Driving Home a Point
Those "things" include the energy that fires Cole's life. The first black woman president of Spelman College, Cole, 56, has approached her career with a sense of mission—from her work as an anthropologist in Liberia to teaching at New York City's Hunter College and at the University of Massachusetts, Amherst. More recently she chaired the arts and education group of Clinton's transition team. "Sister Pres," as she's known around Spelman—an all-female, predominantly black institution—is also the author of Conversations (Doubleday), part autobiography, part treatise on racism and sexism, dedicated to her friends and Spelman benefactors Bill and Camille Cosby. Says Cole: "Since I can't do fieldwork anymore, I needed another way to keep the intellectual juices going."
Cole's enthusiasm even withstood what seemed to be a concerted effort to undermine it last December. When rumors circulated in Washington that Cole was being considered for a Cabinet post, stories appeared in Forward, a Jewish weekly, and other conservative publications implying that she was pro-Communist and anti-Israel because of her alleged involvement with some left-wing groups, including the U.S. Peace Council. Cole denies belonging to any such groups. She was a member of the NAACR, the Urban League and at one time worked with the Venceremos Brigade, which built houses and cut sugarcane in Cuba. "Nothing like this had ever been said about me before," says Cole. "It's straight McCarthyism." Cole adds that she was never in the running, but returned to Spelman after her six-week stint in Washington bruised nonetheless. "I'm not saying that I'm not hurt by it," she says. "But the ultimate victory for people who really want to mess with you is to divert you from serious work. And I have serious work to do."
Part of that work involves urging black women to study their own histories—as she herself does in Conversations—and take pride in them. Cole was raised in Jacksonville, Fla., where her great-grandfather cofounded the first insurance company in the state. Her father, John Betsch Sr., was an executive in the firm, and her mother, Mary Frances, joined the family business as vice president and treasurer. Johnnetta was the second of three children (sister Marvyne, 58, is an environmentalist in Florida and John Jr., 48, is a Paris-based jazz percussionist) and something of a precocious student. She entered Fisk University in Nashville at age 15, then transferred to Oberlin College in Ohio.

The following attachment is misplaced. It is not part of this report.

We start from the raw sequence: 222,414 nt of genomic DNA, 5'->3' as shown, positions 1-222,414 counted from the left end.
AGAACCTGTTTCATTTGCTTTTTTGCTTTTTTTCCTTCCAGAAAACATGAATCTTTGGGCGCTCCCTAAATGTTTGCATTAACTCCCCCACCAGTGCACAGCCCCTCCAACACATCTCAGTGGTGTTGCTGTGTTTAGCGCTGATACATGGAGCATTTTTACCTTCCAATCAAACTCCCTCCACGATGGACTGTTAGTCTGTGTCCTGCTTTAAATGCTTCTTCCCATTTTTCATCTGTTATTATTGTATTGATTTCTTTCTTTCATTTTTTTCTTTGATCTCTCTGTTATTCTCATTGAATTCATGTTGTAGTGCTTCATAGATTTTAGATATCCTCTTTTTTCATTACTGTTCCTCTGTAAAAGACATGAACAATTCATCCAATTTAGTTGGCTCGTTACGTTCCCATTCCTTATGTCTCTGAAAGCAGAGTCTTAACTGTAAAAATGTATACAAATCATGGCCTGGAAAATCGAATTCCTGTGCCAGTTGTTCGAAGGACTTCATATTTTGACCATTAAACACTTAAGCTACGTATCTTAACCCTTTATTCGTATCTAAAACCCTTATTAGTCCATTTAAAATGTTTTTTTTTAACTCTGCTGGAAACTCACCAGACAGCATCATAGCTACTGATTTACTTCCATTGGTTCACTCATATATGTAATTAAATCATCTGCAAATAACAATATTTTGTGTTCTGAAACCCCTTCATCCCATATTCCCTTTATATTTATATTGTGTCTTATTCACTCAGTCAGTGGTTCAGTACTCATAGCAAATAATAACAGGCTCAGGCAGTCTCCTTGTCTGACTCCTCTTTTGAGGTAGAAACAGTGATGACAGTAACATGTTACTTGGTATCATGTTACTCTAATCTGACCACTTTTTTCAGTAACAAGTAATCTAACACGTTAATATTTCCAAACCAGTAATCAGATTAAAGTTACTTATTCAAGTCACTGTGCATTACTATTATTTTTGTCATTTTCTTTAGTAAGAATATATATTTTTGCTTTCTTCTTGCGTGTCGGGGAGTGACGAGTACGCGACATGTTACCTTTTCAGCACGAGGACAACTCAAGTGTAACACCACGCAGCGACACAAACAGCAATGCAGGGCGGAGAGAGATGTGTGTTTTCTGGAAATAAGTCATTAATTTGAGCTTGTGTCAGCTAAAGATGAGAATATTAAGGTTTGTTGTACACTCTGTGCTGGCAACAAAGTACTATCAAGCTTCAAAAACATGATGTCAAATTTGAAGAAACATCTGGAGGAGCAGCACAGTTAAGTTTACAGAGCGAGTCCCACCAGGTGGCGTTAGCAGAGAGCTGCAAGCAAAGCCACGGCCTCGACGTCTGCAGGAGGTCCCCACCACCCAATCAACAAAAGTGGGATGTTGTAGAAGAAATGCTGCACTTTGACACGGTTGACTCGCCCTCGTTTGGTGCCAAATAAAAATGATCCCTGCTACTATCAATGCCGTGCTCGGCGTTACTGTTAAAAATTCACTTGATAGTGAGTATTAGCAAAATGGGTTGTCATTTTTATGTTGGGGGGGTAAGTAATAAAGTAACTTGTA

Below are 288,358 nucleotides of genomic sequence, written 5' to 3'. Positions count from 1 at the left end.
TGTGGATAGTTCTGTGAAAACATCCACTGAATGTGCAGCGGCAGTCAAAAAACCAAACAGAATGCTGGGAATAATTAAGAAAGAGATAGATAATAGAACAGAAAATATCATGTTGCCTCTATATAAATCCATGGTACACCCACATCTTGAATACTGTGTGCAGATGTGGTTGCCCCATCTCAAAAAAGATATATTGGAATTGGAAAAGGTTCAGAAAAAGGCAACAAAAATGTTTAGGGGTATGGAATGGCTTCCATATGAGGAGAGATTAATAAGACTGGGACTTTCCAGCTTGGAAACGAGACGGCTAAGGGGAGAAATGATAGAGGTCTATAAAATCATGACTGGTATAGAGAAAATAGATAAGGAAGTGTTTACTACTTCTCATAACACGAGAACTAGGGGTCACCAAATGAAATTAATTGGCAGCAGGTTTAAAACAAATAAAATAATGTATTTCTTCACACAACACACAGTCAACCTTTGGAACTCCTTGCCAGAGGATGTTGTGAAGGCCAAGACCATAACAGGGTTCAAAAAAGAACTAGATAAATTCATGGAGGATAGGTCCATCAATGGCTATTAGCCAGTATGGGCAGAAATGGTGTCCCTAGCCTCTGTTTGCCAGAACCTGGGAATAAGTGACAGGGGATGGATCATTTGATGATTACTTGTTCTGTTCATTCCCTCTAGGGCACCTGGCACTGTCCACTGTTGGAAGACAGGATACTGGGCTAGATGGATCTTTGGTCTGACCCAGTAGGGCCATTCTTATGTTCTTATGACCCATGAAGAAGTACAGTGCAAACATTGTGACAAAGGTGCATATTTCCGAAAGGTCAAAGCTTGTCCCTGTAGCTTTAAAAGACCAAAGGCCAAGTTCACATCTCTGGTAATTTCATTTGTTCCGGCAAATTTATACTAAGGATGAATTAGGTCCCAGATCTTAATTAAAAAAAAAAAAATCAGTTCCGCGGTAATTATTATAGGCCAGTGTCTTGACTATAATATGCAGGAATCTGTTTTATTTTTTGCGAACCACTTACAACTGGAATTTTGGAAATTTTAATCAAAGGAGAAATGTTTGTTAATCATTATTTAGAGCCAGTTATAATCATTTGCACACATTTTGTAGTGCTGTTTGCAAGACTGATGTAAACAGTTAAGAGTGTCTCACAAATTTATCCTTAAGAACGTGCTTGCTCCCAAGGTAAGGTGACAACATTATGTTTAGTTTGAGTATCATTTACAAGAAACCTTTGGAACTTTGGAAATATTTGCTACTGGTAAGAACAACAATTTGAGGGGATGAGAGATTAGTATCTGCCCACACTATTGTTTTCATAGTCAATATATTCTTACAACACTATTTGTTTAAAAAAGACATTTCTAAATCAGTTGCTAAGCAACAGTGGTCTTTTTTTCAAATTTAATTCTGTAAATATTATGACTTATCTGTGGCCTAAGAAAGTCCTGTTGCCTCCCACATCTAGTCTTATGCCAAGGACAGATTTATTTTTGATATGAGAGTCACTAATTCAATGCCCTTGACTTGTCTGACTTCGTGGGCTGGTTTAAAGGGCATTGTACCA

In 1960, her anthropological field-work took her and her new husband, economist Robert Cole, to Liberia. She and Robert, who is white, spent two years there before returning to the U.S. and raising children (David, 30, a jazz drummer; Aaron, 27, an English teacher in Japan; and Ethan Che, 22, a senior at Morehouse College in Atlanta). But strains in the relationship, which she says developed from her more rapid career advancement, led to divorce in 1982. In 1987 Cole was reacquainted with a childhood friend, Art Robinson. An administrator at Atlanta's Centers for Disease Control, Robinson, 56, says, "I was at my cousin's house when she asked if I knew that my old buddy Johnnetta had become president of Spelman. So I called and asked if she still liked jazz. And that's how it started." They married the following year.
Much to her regret, Cole can't find enough time these days to enjoy jazz or her other love, cooking. ("There's very little else that has that magical combination of being very expressive of our creativity and originality and is just so absolutely needed," she says. "It's my way of having a love affair with the peoples of the world.")
Her students at Spelman come first. In a flash, she swaps her overalls for a tailored pantsuit and heads to a family-weekend event. Famous for her open-arms policy, Sister Pres hugs everyone in sight. Then she returns home to prepare for a catered dinner party; her guest list includes actor Danny Glover, whose 17-year-old daughter, Mandisa, will attend Spelman next year. If Cole has her way, Spelman will provide not only first-rate schooling but inspiration for life. "I don't want to be schmaltzy," she says, "but if we can figure out how to genuinely educate these African-American women, not just here but as they move from this place to their rightful places in society, then we have done a lot."
GAIL WESCOTT in Atlanta and LINDA KRAMER in Washington